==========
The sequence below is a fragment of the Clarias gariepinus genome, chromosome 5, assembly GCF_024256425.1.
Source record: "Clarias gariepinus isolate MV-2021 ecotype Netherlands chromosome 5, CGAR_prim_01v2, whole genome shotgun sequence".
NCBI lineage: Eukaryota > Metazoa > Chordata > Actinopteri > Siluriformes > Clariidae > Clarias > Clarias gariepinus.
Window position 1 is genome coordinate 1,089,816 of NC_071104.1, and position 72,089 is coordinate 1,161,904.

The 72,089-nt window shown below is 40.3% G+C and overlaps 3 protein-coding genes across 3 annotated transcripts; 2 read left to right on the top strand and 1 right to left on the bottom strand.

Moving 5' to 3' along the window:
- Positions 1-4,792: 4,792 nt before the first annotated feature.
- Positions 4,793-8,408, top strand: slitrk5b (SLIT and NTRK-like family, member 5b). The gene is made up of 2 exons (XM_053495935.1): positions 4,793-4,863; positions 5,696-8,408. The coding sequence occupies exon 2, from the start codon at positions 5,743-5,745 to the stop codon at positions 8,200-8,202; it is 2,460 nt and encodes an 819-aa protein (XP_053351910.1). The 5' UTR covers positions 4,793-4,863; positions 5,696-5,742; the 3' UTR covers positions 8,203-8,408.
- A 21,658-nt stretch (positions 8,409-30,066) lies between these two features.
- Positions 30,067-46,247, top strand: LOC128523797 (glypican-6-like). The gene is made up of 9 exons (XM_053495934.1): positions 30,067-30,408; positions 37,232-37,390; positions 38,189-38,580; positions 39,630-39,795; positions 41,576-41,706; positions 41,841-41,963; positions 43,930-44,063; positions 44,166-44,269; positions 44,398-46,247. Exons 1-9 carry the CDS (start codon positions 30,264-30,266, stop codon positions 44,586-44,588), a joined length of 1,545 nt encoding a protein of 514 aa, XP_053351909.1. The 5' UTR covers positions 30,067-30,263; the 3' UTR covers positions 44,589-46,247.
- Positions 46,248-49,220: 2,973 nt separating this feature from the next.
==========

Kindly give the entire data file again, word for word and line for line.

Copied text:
The sequence below is a fragment of the Clarias gariepinus genome, chromosome 5, assembly GCF_024256425.1.
Source record: "Clarias gariepinus isolate MV-2021 ecotype Netherlands chromosome 5, CGAR_prim_01v2, whole genome shotgun sequence".
NCBI lineage: Eukaryota > Metazoa > Chordata > Actinopteri > Siluriformes > Clariidae > Clarias > Clarias gariepinus.
Window position 1 is genome coordinate 1,089,816 of NC_071104.1, and position 72,089 is coordinate 1,161,904.

The 72,089-nt window shown below is 40.3% G+C and overlaps 3 protein-coding genes across 3 annotated transcripts; 2 read left to right on the top strand and 1 right to left on the bottom strand.

Moving 5' to 3' along the window:
- Positions 1-4,792: 4,792 nt before the first annotated feature.
- Positions 4,793-8,408, top strand: slitrk5b (SLIT and NTRK-like family, member 5b). The gene is made up of 2 exons (XM_053495935.1): positions 4,793-4,863; positions 5,696-8,408. The coding sequence occupies exon 2, from the start codon at positions 5,743-5,745 to the stop codon at positions 8,200-8,202; it is 2,460 nt and encodes an 819-aa protein (XP_053351910.1). The 5' UTR covers positions 4,793-4,863; positions 5,696-5,742; the 3' UTR covers positions 8,203-8,408.
- A 21,658-nt stretch (positions 8,409-30,066) lies between these two features.
- Positions 30,067-46,247, top strand: LOC128523797 (glypican-6-like). The gene is made up of 9 exons (XM_053495934.1): positions 30,067-30,408; positions 37,232-37,390; positions 38,189-38,580; positions 39,630-39,795; positions 41,576-41,706; positions 41,841-41,963; positions 43,930-44,063; positions 44,166-44,269; positions 44,398-46,247. Exons 1-9 carry the CDS (start codon positions 30,264-30,266, stop codon positions 44,586-44,588), a joined length of 1,545 nt encoding a protein of 514 aa, XP_053351909.1. The 5' UTR covers positions 30,067-30,263; the 3' UTR covers positions 44,589-46,247.
- Positions 46,248-49,220: 2,973 nt separating this feature from the next.